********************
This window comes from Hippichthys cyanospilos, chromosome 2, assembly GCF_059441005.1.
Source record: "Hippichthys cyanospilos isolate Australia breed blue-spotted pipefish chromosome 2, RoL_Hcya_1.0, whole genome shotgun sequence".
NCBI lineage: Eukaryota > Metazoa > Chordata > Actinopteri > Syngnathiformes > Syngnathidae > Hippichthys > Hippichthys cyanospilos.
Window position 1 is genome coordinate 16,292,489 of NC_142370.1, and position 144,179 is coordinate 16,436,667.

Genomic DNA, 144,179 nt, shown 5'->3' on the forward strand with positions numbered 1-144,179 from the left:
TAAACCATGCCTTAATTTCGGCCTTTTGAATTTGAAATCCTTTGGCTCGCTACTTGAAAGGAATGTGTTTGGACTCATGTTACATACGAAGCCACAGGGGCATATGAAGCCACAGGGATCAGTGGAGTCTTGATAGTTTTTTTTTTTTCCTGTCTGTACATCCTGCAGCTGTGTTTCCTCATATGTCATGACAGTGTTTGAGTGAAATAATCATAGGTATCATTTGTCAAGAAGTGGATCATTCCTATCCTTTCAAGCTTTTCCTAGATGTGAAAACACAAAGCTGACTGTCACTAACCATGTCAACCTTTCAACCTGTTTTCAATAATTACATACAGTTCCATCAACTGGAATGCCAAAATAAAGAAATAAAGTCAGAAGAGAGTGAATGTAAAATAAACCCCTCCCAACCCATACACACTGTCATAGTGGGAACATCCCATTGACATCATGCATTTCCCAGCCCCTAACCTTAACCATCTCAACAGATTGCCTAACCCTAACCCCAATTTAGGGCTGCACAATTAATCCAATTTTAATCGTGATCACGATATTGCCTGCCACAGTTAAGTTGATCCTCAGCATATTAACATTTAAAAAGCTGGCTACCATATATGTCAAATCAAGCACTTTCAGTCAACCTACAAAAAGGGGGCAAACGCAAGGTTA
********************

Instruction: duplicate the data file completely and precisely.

This window comes from Hippichthys cyanospilos, chromosome 2, assembly GCF_059441005.1.
Source record: "Hippichthys cyanospilos isolate Australia breed blue-spotted pipefish chromosome 2, RoL_Hcya_1.0, whole genome shotgun sequence".
NCBI lineage: Eukaryota > Metazoa > Chordata > Actinopteri > Syngnathiformes > Syngnathidae > Hippichthys > Hippichthys cyanospilos.
Window position 1 is genome coordinate 16,292,489 of NC_142370.1, and position 144,179 is coordinate 16,436,667.

Genomic DNA, 144,179 nt, shown 5'->3' on the forward strand with positions numbered 1-144,179 from the left:
TAAACCATGCCTTAATTTCGGCCTTTTGAATTTGAAATCCTTTGGCTCGCTACTTGAAAGGAATGTGTTTGGACTCATGTTACATACGAAGCCACAGGGGCATATGAAGCCACAGGGATCAGTGGAGTCTTGATAGTTTTTTTTTTTTCCTGTCTGTACATCCTGCAGCTGTGTTTCCTCATATGTCATGACAGTGTTTGAGTGAAATAATCATAGGTATCATTTGTCAAGAAGTGGATCATTCCTATCCTTTCAAGCTTTTCCTAGATGTGAAAACACAAAGCTGACTGTCACTAACCATGTCAACCTTTCAACCTGTTTTCAATAATTACATACAGTTCCATCAACTGGAATGCCAAAATAAAGAAATAAAGTCAGAAGAGAGTGAATGTAAAATAAACCCCTCCCAACCCATACACACTGTCATAGTGGGAACATCCCATTGACATCATGCATTTCCCAGCCCCTAACCTTAACCATCTCAACAGATTGCCTAACCCTAACCCCAATTTAGGGCTGCACAATTAATCCAATTTTAATCGTGATCACGATATTGCCTGCCACAGTTAAGTTGATCCTCAGCATATTAACATTTAAAAAGCTGGCTACCATATATGTCAAATCAAGCACTTTCAGTCAACCTACAAAAAGGGGGCAAACGCAAGGTTA